PTC Tells 'Sexploitation' Story In Times Square Ad

TV watchdog group Parents Television Council has kicked off an outdoor ad campaign -- on one of the giant digital screens in New York’s Times Square -- to help expose what it sees as "sexploitation" of women in mainstream media. 

The ad, purchased through agency ResourceOne/CDR, is part of the Council’s broader campaign called “4 Every Girl,” which is designed to highlight  the “sexploitation” issue and rally consumers against the trend.

The ad in Times Square, which can be seen here, features copy that reads: “Unhealthy female stereotypes dominate the media we consume every day. And it’s hurting our girls. If you believe young girls should be valued for more than their looks, join us. 4 Every Girl.com.”

The Times Square ad will run for the next eight weeks, per the PTC.

In July the PTC issued research that studied 238 recent TV episodes and found that 63% of them “contained sexual content in scenes that were associated with females and 33% of the episodes contained sexual content that rose to the level of sexual exploitation.”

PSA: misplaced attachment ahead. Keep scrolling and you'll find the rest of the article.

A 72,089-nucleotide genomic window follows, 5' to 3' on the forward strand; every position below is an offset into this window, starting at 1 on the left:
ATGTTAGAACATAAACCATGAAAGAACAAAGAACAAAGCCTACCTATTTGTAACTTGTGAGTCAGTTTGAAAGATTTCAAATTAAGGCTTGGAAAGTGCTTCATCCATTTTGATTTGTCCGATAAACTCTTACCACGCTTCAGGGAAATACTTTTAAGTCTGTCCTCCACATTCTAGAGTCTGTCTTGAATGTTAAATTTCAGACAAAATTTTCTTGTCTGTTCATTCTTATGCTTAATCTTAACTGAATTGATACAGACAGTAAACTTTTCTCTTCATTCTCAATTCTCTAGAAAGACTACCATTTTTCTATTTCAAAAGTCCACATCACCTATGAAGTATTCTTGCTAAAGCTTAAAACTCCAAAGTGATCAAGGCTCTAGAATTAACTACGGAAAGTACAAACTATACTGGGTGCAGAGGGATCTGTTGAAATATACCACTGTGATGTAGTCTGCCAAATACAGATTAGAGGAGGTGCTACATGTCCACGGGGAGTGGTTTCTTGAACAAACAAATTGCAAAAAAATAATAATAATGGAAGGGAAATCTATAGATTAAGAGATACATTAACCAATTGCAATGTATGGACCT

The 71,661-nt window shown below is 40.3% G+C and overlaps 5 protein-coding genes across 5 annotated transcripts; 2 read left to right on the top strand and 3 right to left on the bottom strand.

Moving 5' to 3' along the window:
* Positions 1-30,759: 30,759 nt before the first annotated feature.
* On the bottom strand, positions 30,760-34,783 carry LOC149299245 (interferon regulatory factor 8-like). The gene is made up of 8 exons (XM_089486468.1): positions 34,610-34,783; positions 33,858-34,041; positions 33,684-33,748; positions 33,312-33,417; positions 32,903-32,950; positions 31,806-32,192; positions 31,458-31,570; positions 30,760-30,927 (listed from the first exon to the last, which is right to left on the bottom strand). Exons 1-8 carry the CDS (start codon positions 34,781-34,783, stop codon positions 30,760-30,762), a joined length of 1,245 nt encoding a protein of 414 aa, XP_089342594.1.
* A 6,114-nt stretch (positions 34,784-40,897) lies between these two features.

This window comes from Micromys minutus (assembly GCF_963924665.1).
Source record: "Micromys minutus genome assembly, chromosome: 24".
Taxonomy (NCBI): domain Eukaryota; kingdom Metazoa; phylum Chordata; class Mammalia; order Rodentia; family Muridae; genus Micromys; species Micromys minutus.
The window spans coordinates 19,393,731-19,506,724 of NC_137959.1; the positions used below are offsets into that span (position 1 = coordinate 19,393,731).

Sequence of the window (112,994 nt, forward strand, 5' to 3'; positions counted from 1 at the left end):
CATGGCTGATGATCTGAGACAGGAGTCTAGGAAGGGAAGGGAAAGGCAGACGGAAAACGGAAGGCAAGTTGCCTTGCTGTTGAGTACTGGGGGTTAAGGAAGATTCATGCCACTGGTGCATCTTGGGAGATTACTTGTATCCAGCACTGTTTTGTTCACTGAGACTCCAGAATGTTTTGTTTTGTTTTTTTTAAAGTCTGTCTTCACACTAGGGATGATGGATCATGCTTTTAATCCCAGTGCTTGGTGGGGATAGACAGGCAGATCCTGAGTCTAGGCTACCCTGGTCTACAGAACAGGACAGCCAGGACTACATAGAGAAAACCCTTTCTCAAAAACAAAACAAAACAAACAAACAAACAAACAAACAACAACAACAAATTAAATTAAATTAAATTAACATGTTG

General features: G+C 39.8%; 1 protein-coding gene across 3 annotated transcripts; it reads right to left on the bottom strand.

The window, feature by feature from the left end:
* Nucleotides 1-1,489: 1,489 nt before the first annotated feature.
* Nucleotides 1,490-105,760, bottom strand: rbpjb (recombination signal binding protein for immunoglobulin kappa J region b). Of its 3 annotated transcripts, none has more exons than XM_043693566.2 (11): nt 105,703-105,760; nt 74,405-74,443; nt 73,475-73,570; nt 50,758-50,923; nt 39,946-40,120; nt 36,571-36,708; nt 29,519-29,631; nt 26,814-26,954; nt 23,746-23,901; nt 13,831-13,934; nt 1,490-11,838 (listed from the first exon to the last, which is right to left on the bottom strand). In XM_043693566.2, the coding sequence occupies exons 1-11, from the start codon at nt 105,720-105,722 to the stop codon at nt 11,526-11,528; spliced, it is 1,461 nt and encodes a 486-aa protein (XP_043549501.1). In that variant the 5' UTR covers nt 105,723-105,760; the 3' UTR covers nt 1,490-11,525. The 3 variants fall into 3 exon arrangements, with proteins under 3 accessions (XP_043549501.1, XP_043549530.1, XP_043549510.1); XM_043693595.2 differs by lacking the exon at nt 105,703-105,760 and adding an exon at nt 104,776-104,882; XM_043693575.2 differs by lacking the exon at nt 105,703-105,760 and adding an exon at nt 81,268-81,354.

In many cases the scenes are comedic in nature, per the research.

“The frequency with which viewers are able to watch and laugh at these sexually exploitative situations supports the notion that entertainment media is creating an environment that encourages and even facilitates the sexualization of women,” stated PTC President Tim Winter.
Tags: ad campaign, media, tv
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1 comment about "PTC Tells 'Sexploitation' Story In Times Square Ad".
  1. Patricia Friedlander from Word-Up! , August 22, 2013 at 3:28 p.m.
    I read one of the reports, "Teen Sexual Exploitation," and while I wholeheartedly support the overall goal of positive gender portrayals, calling out "Law & Order: SVU" for this study is ridiculous. The premise of the show is about a real unit of the NYPD that tackles sex crimes and there is nothing laugh-provoking about the situations portrayed. I read the report because I wanted some examples since I don't watch a lot of TV, or at least the types of programs that I would assume are sexually exploitative of women. I didn't find particularly valid examples from that report. If this is a serious effort, then the offending shows should be called out on the site.